I was at a Catechism study class last night when the speaker said that we could never be certain we are in a state of grace. Does that mean that even immediately after baptism or after a sincere confession we can not be certain?
Being in a state of grace means having sanctifying grace in our souls, which is necessary for salvation. We receive sanctifying grace through baptism, however, subsequent mortal sin deprives our souls of this grace and we generally must receive absolution through the Sacrament of Reconciliation to return to the state of grace.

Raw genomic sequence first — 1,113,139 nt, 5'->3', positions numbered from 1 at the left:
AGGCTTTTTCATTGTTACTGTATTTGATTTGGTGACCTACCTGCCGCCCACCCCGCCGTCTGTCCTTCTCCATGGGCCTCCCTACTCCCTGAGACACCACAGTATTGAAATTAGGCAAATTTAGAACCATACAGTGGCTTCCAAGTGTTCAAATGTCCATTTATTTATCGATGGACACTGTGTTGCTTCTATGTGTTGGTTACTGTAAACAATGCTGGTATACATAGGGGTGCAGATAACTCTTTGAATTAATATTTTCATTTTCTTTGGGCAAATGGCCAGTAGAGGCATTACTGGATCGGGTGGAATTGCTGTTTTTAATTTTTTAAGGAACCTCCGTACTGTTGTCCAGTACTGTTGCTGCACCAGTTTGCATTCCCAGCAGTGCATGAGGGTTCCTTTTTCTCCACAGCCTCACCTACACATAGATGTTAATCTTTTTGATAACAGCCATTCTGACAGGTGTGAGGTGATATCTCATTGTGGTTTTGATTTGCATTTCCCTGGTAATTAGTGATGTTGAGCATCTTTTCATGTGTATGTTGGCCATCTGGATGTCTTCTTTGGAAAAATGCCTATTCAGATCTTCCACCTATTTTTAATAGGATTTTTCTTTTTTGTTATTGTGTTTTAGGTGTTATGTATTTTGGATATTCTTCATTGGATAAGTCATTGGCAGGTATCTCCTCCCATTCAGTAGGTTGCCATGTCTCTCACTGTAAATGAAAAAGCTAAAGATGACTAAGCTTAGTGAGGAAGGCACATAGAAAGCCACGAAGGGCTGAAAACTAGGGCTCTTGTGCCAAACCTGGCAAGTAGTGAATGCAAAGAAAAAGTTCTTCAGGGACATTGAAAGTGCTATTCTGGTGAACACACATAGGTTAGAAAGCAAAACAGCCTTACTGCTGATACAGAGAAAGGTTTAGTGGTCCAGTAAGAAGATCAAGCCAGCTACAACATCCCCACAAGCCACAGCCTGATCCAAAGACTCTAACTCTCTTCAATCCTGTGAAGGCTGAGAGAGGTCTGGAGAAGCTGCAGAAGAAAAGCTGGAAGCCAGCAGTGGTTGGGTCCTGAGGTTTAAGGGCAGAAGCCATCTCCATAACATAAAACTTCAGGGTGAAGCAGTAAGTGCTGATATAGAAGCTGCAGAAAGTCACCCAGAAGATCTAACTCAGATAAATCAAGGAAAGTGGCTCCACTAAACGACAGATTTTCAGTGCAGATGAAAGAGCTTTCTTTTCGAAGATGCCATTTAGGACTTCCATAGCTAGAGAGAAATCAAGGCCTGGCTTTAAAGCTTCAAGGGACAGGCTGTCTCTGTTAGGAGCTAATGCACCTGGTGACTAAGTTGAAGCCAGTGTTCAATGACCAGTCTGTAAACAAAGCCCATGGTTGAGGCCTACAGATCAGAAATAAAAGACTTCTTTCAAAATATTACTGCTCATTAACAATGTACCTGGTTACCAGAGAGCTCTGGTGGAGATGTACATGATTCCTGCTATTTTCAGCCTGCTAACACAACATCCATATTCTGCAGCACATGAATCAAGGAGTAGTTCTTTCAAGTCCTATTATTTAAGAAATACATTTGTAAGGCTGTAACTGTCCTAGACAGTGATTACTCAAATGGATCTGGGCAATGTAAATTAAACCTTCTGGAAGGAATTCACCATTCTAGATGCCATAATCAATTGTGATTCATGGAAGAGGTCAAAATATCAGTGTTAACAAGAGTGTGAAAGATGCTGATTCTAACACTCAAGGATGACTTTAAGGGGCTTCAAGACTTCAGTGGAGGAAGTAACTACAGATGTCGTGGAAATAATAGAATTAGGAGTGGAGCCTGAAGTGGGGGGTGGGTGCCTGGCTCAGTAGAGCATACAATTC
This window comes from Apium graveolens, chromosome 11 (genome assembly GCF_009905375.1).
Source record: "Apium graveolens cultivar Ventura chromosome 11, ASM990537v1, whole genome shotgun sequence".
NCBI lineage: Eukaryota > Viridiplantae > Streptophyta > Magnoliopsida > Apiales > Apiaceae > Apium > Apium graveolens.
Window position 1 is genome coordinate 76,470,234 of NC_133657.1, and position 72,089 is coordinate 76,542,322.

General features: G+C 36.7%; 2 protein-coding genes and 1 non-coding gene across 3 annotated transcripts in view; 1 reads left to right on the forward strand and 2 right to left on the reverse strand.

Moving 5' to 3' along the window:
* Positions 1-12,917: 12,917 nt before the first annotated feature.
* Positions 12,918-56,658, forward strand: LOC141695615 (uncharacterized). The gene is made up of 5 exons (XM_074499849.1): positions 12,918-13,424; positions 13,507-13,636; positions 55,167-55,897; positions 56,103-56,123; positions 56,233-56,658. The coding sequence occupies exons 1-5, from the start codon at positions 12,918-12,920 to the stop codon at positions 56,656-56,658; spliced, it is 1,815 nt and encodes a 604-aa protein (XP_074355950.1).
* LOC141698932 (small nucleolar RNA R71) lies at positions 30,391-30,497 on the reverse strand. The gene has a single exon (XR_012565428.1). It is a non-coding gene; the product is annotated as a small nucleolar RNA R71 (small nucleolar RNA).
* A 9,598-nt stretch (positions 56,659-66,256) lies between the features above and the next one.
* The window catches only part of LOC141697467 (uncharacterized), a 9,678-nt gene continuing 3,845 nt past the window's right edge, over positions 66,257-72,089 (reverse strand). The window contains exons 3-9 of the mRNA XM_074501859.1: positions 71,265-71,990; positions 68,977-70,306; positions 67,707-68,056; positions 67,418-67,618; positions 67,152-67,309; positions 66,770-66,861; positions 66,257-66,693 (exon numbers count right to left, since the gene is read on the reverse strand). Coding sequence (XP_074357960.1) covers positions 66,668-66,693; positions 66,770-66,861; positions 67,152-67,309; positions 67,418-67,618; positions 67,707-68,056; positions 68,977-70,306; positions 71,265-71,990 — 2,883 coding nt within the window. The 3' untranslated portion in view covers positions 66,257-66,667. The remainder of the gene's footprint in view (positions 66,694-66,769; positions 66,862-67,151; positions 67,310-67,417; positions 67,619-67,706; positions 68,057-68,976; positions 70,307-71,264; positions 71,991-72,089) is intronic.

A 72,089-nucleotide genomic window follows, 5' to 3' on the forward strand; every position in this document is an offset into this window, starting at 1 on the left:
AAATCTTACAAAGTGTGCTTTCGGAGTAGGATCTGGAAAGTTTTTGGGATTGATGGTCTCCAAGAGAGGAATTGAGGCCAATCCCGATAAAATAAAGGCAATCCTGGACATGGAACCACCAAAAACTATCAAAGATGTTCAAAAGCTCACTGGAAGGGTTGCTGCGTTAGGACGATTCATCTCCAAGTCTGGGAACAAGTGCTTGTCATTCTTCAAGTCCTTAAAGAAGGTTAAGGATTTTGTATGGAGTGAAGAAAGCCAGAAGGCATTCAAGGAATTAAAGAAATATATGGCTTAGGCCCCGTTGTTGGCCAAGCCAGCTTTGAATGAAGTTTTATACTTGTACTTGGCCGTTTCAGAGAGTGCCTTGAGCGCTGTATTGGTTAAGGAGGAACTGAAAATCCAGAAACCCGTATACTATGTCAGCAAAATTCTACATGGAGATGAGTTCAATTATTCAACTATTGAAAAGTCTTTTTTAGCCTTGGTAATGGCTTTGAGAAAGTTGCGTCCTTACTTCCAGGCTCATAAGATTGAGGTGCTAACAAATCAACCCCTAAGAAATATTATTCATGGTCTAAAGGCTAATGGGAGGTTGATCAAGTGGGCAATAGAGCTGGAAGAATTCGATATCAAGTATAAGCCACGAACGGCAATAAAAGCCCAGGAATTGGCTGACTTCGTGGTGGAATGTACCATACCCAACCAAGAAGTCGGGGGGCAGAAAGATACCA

Since mortal sin requires full knowledge (Catechism, 1859) we cannot commit mortal sin without knowing it. So, the answer to your question is yes, we can be certain that we are in a state of grace – after baptism but prior to committing mortal sin and subsequently through recourse to the Sacrament of Reconciliation.
The Church recognizes that we can know we are in a state of grace. For example, the Church requires that we be in the state of grace to receive communion: “A person who is conscious of grave sin is not to… receive the body of the Lord without previous sacramental confession…” (Canon Law, 916). The same applies to the Sacrament of Confirmation: “To receive Confirmation one must be in a state of grace” (Catechism, 1310).